Wolfgang Hilbig’s The Females

IMG_4124.jpg

I can’t wait to start this. Hilbig’s The Females (translated by Isabel Fargo Cole) will be coming out this November (2018) from Two Lines Press, who regularly publishes amazing translated works. A few weeks ago, I read The Tidings of the Trees, which reminded me of the psychological isolation in Markson’s Wittgenstein’s Mistress. Interested in how this matches up as I am new to Hilbig. Thanks to Veronica Esposito and the team at Two Lines for sending me the ARC.

Summer of 2018

IMG_4054.JPG

My summer of 2018 reading list:

  • Paul Beatty – The Sell Out
  • Wolfgang Hilbig – The Tidings of the Trees (Finished)
  • Ursula K. Le Guin – A Wizard of Earthsea (Finished)
  • Min Jin Lee – Pachinko (Finished)
  • Fiona Maazel – A Little More Human (Started)
  • Malcolm McNeill – Tetra (Finished)
  • Marie NDiaye – All My Friends
  • William Vollmann – Carbon Ideologies (No Immediate Danger and No Good Alternative)
  • Richard Weiner – The Game for Real

Meyer Wolfshiem in The Great Gatsby

An interesting read!

Minnesota English Journal Online

Meyer Wolfshiem in The Great Gatsby

by Elisa Malinovitz

[pdf version here: Malinovitz-Wolfshiem in Gatsby]

Introduction:

The Great Gatsby is included in the Common Core exemplars for literature, it’s rare to find a high school or university in the United States that doesn’t teach it, making it one of the most analyzed novels in modern American literature. Students examine and often re-examine the novel at different times throughout their lives, yet there are subtleties in the book of meaning and importance which escape the attention of many analytic reviews. Seemingly lacking is a discussion of F. Scott Fitzgerald’s stereotypical depiction of his one Jewish character, Meyer Wolfshiem.

View original post 3,004 more words

Jacob Singer Reviews The Futures Industry Edited by Sherryl Vint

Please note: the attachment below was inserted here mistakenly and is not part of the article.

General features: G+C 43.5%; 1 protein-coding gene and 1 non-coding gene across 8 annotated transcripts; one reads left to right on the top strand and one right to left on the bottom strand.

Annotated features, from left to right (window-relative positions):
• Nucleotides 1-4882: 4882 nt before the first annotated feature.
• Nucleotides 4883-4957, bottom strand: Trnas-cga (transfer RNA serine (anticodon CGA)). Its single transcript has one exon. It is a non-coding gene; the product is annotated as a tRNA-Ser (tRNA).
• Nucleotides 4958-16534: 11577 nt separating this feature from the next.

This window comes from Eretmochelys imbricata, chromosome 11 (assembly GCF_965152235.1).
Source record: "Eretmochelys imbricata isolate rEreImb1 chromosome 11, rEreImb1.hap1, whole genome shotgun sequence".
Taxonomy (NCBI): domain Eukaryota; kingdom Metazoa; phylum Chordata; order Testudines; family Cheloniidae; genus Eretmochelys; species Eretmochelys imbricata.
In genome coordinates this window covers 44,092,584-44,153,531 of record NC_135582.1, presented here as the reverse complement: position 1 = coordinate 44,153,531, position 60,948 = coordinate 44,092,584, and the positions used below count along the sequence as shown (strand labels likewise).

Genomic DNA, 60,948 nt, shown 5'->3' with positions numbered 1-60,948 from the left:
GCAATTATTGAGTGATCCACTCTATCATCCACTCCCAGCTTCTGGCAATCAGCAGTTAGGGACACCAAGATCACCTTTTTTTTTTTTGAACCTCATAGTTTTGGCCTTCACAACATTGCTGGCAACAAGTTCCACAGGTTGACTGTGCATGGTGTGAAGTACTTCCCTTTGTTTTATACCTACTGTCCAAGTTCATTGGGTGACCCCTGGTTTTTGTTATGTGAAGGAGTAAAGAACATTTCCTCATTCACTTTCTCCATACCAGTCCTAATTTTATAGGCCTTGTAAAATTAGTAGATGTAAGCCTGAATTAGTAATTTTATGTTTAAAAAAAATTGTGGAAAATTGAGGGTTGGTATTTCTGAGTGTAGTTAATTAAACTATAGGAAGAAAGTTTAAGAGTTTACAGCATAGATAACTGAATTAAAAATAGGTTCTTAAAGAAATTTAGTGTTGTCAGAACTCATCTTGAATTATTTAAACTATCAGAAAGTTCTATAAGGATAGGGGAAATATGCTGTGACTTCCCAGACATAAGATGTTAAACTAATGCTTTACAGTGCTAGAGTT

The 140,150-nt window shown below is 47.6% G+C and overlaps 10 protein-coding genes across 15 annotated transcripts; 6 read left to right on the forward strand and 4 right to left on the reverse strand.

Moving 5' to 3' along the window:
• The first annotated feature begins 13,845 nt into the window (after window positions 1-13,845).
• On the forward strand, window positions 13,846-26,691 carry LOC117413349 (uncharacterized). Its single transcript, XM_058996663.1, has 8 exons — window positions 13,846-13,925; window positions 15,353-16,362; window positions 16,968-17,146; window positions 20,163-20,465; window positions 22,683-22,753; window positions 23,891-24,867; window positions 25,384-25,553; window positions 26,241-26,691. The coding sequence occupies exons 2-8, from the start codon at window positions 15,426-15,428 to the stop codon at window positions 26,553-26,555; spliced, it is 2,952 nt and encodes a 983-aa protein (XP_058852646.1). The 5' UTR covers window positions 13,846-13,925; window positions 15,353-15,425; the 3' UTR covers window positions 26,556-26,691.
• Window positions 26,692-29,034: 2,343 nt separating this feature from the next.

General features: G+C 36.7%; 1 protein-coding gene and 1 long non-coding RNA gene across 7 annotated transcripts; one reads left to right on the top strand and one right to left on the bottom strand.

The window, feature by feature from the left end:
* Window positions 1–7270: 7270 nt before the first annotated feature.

Chicago Literati

The future has become a site of crisis, both materially – in the looming threats of climate change, environmental and species destruction, and imminent collapses of the global financial market—and in our capacity to imagine the future otherwise.

–Sherryl Vint

The unpredictability of the 2008 financial crisis, Brexit vote, and Trump presidency has left many doubting traditional prophetic tools—like exit polls and economic theories. Few experts predicted such turn of events. Political reports and journalists seem no better than the imaginations of our best speculative fiction writers. The journalists, many of whom want to keep working relationships with economic and political players, fail to question the status quo or are simply not given the opportunity to address big questions. Meanwhile, fiction writers are free to gaze into the future in an attempt to predict how science and technology will influence our intellectual understanding of reality and shape the human experience.

View original post 1,093 more words

Most Anticipated Small Press Books of 2018!

A great list of books coming out in 2018. Thanks to John Madera for curating this.

BIG OTHER

Like every year, there’s much to dread about 2018, and to fight against, but, fortunately there’s much to look forward to, including powerful works of art from small presses. Below you’ll find the small press books I’m most excited to see published this year. Following this, you’ll find lists from stellar writers Kate Angus, Kurt Baumeister, Alex Behr, Jeff Bursey, Lisa Chen, Tobias Carroll, Brian Evenson, Tim Jones-Yelvington, Meghan Lamb, Janice Lee, Michael Noll, David Leo Rice, Kevin Sampsell, Jason Teal, Dan Wickett, James Yeh, and Leni Zumas. Thanks to them, and thanks, too, to stellar writers Lynn Crawford, Robert Dean, Annie DeWitt, Joe Pan, Dawn Raffel, Jacob Singer, Joanna C. Valente, and Marjorie Welish for giving me the heads-up on other books.

View original post 9,343 more words

Necronom by Jacob Singer

I’m excited to share “Necronom,” a short story that has been published at Chicago Literati for their Halloween issue. It is a retelling of one of my favorite horror movies from the perspective of the villain. Can you guess the movie?